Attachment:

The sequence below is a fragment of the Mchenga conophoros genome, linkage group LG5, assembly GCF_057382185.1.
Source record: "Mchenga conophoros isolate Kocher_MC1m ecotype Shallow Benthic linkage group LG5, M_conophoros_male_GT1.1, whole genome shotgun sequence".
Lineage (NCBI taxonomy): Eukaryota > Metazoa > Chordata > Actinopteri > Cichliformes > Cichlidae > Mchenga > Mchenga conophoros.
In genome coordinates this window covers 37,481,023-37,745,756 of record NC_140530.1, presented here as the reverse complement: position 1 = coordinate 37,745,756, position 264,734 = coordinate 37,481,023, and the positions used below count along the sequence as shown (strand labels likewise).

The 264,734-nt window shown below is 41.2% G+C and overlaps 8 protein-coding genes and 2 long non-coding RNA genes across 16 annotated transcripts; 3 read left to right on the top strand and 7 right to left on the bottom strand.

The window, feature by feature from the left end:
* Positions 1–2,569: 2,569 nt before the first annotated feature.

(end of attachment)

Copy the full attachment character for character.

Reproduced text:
The sequence below is a fragment of the Mchenga conophoros genome, linkage group LG5, assembly GCF_057382185.1.
Source record: "Mchenga conophoros isolate Kocher_MC1m ecotype Shallow Benthic linkage group LG5, M_conophoros_male_GT1.1, whole genome shotgun sequence".
Lineage (NCBI taxonomy): Eukaryota > Metazoa > Chordata > Actinopteri > Cichliformes > Cichlidae > Mchenga > Mchenga conophoros.
In genome coordinates this window covers 37,481,023-37,745,756 of record NC_140530.1, presented here as the reverse complement: position 1 = coordinate 37,745,756, position 264,734 = coordinate 37,481,023, and the positions used below count along the sequence as shown (strand labels likewise).

The 264,734-nt window shown below is 41.2% G+C and overlaps 8 protein-coding genes and 2 long non-coding RNA genes across 16 annotated transcripts; 3 read left to right on the top strand and 7 right to left on the bottom strand.

The window, feature by feature from the left end:
* Positions 1–2,569: 2,569 nt before the first annotated feature.